Circulating insulin-like growth factors and risks of overall, aggressive and early-onset prostate cancer: a collaborative analysis of 20 prospective studies and Mendelian randomization analysis.
Watts EL., Perez-Cornago A., Fensom GK., Smith-Byrne K., Noor U., Andrews CD., Gunter MJ., Holmes MV., Martin RM., Tsilidis KK., Albanes D., Barricarte A., Bueno-de-Mesquita HB., Cohn BA., Deschasaux-Tanguy M., Dimou NL., Ferrucci L., Flicker L., Freedman ND., Giles GG., Giovannucci EL., Haiman CA., Hankey GJ., Holly JMP., Huang J., Huang W-Y., Hurwitz LM., Kaaks R., Kubo T., Le Marchand L., MacInnis RJ., Männistö S., Metter EJ., Mikami K., Mucci LA., Olsen AW., Ozasa K., Palli D., Penney KL., Platz EA., Pollak MN., Roobol MJ., Schaefer CA., Schenk JM., Stattin P., Tamakoshi A., Thysell E., Tsai CJ., Touvier M., Van Den Eeden SK., Weiderpass E., Weinstein SJ., Wilkens LR., Yeap BB., PRACTICAL Consortium, CRUK, BPC3, CAPS, PEGASUS None., Allen NE., Key TJ., Travis RC.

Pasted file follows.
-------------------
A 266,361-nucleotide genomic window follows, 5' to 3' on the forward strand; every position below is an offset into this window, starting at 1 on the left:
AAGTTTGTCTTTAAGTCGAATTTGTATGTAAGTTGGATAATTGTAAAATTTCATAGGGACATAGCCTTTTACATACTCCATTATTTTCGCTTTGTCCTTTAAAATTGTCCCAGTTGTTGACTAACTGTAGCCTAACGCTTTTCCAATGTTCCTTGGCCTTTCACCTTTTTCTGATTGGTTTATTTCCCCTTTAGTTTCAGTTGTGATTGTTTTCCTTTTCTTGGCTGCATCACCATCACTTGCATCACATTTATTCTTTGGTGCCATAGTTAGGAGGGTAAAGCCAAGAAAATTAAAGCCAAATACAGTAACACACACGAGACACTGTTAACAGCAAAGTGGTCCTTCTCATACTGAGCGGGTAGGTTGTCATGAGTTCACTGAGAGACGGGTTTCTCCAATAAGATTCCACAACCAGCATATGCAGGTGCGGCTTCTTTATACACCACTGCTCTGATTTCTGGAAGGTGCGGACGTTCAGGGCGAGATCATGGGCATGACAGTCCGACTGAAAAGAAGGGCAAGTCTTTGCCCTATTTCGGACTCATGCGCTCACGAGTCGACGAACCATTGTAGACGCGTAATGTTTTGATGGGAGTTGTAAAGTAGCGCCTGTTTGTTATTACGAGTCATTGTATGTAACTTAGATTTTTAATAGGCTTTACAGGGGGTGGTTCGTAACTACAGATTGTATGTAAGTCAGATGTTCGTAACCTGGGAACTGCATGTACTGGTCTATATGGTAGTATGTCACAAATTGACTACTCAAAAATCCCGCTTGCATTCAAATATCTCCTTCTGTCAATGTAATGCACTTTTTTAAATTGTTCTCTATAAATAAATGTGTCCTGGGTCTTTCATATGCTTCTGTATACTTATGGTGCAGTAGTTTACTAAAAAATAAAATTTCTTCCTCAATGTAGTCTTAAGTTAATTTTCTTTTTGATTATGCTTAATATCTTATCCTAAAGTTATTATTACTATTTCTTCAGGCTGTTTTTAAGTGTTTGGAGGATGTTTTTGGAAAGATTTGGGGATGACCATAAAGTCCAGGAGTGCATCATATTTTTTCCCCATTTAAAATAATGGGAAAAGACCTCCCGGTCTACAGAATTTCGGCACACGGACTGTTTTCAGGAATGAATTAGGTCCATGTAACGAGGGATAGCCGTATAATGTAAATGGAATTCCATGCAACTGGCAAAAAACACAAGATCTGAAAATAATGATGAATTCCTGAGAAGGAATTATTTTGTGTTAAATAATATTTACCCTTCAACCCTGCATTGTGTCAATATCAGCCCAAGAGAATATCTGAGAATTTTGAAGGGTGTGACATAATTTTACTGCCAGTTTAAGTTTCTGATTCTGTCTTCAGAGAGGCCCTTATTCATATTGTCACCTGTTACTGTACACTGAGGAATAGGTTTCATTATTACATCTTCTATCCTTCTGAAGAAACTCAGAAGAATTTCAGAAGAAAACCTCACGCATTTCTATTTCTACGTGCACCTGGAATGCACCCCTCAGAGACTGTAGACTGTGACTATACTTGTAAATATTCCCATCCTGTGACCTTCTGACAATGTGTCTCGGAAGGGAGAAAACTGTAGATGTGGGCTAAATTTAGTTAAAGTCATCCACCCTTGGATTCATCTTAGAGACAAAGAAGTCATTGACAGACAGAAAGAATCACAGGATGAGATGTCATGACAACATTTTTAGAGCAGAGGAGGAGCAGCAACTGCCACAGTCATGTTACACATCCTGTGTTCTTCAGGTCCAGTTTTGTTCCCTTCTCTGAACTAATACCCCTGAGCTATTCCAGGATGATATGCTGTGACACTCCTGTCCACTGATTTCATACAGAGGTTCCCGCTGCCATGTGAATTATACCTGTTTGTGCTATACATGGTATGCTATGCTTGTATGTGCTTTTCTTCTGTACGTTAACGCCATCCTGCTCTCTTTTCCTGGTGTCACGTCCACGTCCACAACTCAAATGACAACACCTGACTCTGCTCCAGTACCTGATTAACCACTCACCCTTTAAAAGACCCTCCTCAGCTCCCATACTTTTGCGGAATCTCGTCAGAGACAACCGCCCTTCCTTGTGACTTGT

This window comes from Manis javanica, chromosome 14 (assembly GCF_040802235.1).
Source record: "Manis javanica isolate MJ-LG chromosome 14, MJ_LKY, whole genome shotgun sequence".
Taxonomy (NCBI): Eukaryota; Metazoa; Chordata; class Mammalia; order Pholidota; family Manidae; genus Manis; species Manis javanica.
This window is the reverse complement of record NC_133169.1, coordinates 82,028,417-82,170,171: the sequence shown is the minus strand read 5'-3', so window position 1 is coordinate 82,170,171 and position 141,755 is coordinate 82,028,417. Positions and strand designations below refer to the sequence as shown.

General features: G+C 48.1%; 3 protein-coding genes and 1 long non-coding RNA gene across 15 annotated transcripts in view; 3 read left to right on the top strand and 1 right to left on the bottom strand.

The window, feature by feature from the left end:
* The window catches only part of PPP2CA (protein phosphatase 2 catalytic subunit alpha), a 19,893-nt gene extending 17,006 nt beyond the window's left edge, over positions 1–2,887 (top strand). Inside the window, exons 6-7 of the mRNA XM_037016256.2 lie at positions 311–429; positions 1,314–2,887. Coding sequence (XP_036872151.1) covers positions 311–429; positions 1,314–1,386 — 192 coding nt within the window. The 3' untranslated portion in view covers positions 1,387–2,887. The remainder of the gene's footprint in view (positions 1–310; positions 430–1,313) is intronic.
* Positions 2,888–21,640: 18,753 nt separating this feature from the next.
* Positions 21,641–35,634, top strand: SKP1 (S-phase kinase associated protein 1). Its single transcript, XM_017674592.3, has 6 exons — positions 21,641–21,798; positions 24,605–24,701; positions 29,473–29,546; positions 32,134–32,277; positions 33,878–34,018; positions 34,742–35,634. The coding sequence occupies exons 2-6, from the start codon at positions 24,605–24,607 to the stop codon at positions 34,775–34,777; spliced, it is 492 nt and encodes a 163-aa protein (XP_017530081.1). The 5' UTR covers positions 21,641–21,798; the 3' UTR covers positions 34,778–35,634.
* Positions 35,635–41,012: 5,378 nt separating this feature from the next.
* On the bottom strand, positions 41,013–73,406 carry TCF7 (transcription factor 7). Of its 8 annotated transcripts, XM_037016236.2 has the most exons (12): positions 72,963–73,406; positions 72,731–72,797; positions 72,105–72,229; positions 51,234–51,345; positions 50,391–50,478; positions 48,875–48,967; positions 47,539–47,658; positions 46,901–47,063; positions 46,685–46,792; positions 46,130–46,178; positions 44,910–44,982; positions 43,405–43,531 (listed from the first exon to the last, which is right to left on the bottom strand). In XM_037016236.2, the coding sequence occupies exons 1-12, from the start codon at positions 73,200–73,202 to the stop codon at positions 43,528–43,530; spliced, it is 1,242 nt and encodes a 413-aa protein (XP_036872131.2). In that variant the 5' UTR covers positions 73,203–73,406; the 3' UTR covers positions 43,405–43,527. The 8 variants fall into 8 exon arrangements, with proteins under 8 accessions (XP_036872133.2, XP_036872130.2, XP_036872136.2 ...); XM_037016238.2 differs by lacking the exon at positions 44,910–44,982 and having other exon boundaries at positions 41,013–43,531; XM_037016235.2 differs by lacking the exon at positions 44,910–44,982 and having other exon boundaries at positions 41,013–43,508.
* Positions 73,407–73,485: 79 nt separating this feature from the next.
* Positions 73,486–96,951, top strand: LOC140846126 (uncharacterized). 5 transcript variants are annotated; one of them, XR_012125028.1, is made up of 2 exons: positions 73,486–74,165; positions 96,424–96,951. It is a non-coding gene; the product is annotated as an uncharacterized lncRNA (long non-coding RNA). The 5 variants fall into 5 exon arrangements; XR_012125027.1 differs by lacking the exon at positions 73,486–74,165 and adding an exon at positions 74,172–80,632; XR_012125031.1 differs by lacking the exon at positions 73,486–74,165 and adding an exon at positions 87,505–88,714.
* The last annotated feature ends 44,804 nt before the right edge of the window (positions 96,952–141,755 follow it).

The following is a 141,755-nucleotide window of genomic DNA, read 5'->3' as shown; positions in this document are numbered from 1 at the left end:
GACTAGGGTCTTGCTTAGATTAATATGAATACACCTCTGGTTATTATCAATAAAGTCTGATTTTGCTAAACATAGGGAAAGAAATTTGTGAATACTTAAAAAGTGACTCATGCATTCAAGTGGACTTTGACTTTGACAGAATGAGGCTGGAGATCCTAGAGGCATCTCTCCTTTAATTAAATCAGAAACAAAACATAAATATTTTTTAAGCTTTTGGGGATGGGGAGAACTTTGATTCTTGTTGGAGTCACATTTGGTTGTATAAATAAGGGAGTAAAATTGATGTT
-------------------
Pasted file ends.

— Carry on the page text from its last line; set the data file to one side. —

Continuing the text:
BACKGROUND: Previous studies had limited power to assess the associations of circulating insulin-like growth factors (IGFs) and IGF-binding proteins (IGFBPs) with clinically relevant prostate cancer as a primary endpoint, and the association of genetically predicted IGF-I with aggressive prostate cancer is not known. We aimed to investigate the associations of IGF-I, IGF-II, IGFBP-1, IGFBP-2 and IGFBP-3 concentrations with overall, aggressive and early-onset prostate cancer. METHODS: Prospective analysis of biomarkers using the Endogenous Hormones, Nutritional Biomarkers and Prostate Cancer Collaborative Group dataset (up to 20 studies, 17 009 prostate cancer cases, including 2332 aggressive cases). Odds ratios (OR) and 95% confidence intervals (CI) for prostate cancer were estimated using conditional logistic regression. For IGF-I, two-sample Mendelian randomization (MR) analysis was undertaken using instruments identified using UK Biobank (158 444 men) and outcome data from PRACTICAL (up to 85 554 cases, including 15 167 aggressive cases). Additionally, we used colocalization to rule out confounding by linkage disequilibrium. RESULTS: In observational analyses, IGF-I was positively associated with risks of overall (OR per 1 SD = 1.09: 95% CI 1.07, 1.11), aggressive (1.09: 1.03, 1.16) and possibly early-onset disease (1.11: 1.00, 1.24); associations were similar in MR analyses (OR per 1 SD = 1.07: 1.00, 1.15; 1.10: 1.01, 1.20; and 1.13; 0.98, 1.30, respectively). Colocalization also indicated a shared signal for IGF-I and prostate cancer (PP4: 99%). Men with higher IGF-II (1.06: 1.02, 1.11) and IGFBP-3 (1.08: 1.04, 1.11) had higher risks of overall prostate cancer, whereas higher IGFBP-1 was associated with a lower risk (0.95: 0.91, 0.99); these associations were attenuated following adjustment for IGF-I. CONCLUSIONS: These findings support the role of IGF-I in the development of prostate cancer, including for aggressive disease.